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Anne F's Story

25th May 2024

Anne was a fit and healthy 61-year-old and has little recollection of falling ill with pneumococcal meningitis. She is forever grateful for the fast action of her ex-husband and son, which she credits with undoubtedly saving her life. She continues to live with the after-effects of her illness though. Anne, from Edinburgh, shares her story here.

Anne F blog frame

“Nothing is said by the medical profession about what the outlook might be, but I remain hopeful that these issues will continue to improve.”

“I contracted pneumococcal bacterial meningitis in July 2023, a few weeks before my 62nd birthday. I was fit and healthy, walking 15,000 steps a day and going to a daily gym class. In fact, I had been to the gym as usual on the day I took ill.

“I have no recollection of feeling ill that Friday night but could later tell from text messages that I had contacted a few people over the weekend saying I was feeling awful and had sickness and diarrhoea.

“By the Sunday night, my ex-husband became concerned that I was not responding to messages, and he sent our son, then 19, to check on me. He found me unconscious, called an ambulance and performed CPR. It’s heart-breaking thinking of him having to do that. I am forever thankful for his and his dad’s actions; they undoubtedly saved my life.

Scary for family and friends

“I was taken to Edinburgh Royal Infirmary (ERI) and was in an induced coma for 10 days. I had several lumbar punctures and was treated with antibiotics. My ex kept a diary over this period and, when I read it many months later, it really made me realise how scary this period was for family and friends.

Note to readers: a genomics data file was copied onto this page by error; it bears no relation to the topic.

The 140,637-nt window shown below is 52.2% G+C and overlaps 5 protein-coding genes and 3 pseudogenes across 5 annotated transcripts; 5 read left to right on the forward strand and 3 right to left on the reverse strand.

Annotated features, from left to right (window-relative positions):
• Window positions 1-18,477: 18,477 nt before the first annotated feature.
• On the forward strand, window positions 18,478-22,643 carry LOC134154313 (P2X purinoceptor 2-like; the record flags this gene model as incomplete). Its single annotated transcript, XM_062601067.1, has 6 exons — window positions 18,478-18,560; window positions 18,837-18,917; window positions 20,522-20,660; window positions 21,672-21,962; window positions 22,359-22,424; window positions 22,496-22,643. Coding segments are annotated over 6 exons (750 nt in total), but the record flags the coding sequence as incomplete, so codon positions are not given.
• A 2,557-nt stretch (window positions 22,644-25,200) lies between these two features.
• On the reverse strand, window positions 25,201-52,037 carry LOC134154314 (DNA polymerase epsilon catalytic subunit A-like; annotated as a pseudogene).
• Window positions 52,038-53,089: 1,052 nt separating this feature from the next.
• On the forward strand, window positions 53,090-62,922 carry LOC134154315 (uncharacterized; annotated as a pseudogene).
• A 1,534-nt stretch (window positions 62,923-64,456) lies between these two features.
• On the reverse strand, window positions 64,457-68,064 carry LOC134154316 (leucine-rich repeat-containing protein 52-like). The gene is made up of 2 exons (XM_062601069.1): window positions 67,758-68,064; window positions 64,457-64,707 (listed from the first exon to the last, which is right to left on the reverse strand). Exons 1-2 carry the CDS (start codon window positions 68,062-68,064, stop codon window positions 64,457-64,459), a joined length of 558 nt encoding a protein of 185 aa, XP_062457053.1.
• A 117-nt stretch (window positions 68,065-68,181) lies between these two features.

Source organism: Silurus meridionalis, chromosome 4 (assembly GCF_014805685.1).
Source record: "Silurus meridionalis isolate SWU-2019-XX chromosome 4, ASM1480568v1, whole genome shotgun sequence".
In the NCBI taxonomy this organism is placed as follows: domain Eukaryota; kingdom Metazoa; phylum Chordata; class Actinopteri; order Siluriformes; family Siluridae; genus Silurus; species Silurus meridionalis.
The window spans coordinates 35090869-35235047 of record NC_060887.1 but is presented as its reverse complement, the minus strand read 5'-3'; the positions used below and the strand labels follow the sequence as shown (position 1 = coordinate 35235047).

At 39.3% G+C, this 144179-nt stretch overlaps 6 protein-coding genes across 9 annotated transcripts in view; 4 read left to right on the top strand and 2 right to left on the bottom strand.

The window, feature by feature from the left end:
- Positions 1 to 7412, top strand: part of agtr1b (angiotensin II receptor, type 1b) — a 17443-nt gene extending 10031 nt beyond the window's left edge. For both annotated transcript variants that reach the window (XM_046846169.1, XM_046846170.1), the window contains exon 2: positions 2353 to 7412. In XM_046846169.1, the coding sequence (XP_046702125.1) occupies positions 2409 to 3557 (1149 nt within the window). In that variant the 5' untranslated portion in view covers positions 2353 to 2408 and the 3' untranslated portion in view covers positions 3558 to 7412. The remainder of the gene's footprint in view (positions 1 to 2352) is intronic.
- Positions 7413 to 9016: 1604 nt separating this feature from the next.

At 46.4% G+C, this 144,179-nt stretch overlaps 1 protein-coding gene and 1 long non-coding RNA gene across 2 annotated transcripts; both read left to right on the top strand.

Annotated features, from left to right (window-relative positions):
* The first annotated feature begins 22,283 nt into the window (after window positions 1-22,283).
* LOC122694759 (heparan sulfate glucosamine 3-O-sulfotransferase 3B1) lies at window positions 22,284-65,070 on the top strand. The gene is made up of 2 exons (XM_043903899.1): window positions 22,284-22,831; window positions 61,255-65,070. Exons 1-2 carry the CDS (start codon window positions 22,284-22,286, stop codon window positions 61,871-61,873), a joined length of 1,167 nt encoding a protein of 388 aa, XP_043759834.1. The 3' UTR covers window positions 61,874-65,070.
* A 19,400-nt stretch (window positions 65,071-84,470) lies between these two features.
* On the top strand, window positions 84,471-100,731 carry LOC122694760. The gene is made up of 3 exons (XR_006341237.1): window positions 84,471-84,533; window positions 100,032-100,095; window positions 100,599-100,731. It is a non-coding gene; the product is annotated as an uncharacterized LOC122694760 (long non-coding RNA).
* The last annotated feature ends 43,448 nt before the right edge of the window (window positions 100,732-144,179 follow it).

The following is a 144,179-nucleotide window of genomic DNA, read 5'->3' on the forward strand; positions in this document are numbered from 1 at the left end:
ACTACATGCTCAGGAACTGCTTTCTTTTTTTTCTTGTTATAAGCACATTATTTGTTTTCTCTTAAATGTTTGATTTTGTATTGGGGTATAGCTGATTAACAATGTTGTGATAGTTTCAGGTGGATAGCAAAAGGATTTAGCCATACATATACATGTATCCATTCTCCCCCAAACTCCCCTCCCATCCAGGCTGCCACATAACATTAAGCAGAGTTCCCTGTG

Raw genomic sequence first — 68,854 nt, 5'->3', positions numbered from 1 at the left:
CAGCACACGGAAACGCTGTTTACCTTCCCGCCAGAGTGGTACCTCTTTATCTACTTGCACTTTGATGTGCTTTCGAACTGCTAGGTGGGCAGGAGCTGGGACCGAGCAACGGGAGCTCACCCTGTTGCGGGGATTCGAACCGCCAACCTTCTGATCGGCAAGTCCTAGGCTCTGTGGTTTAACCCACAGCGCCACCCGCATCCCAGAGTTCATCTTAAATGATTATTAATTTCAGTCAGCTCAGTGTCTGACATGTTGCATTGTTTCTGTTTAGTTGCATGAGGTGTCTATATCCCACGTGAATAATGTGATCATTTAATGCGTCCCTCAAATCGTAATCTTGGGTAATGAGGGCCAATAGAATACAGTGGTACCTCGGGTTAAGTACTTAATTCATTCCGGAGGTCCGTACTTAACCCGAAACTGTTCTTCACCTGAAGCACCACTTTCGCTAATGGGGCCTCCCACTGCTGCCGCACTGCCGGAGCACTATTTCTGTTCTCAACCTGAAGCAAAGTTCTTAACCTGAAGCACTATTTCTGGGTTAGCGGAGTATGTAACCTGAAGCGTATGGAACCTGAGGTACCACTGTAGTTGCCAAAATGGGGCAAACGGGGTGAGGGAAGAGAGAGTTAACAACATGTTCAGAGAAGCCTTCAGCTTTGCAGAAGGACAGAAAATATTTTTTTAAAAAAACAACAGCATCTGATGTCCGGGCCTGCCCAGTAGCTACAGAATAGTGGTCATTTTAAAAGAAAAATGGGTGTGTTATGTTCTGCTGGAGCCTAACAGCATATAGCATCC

“I was confused when I came round. I had trouble finding the right words to express myself. My vision and hearing were poor, and I couldn’t move my legs.

“I spent two months in the ERI, in the Clinical Neurology Dept. Over that period, my vision settled down but 10 months on I still have reduced peripheral vision, especially in my left eye. I was given a hearing aid for my right ear but I’m profoundly deaf in my left ear with constant tinnitus. I’ve gradually got used to the sight and hearing changes. The left side of my body bore most of the nerve damage – sight, hearing, left leg weakness. I also had some facial palsy on the left side, which gradually improved. My memory and cognition also improved though I still find ‘fresh’ memories being triggered by conversations with people.

Learning to walk

“After two months I was moved to another hospital, Astley Ainslie, for rehabilitation. Until this point, I had had limited physio, and couldn’t put weight on my legs. I was given a wheelchair. Being able to get around under my own steam, for the first time in two months, with some access outdoors from the ground-floor ward, was liberating!

“I had almost two months of inpatient physio, occupational therapy and cognitive testing. I progressed to using a Zimmer frame, and when I was discharged was given a four-wheeled roller. Ten months on since the onset of my illness, I am still using a roller while gradually learning to walk with a pronged walking stick (surprisingly difficult!)

“Since my admission to hospital, I have had an indwelling catheter, moving to a flipflo style valve after the first two months. I don’t think I ever questioned why I had this; I assumed it was because it was difficult to mobilise to a bathroom. But shortly before being discharged, a TWOC (trial without catheter) showed I had problems fully emptying my bladder, which can cause damage to the kidneys. So, the catheter remains, subject to further tests.

Identify and treat earlier

“Time-over, I would have wanted this issue to have been identified and treated much earlier. Similarly, I have nerve damage affecting my bowels. I find the bowel and bladder problems more debilitating than my limited mobility.

“Nothing is said by the medical profession about what the outlook might be, and I’ve not come across anyone (online) with similar issues. Still, I remain hopeful that these issues will continue to improve, or be successfully treated, over the coming months. I am also conscious that things really could have been much worse. I’m very thankful for the treatment I received from the NHS and for the ongoing support of friends and family.”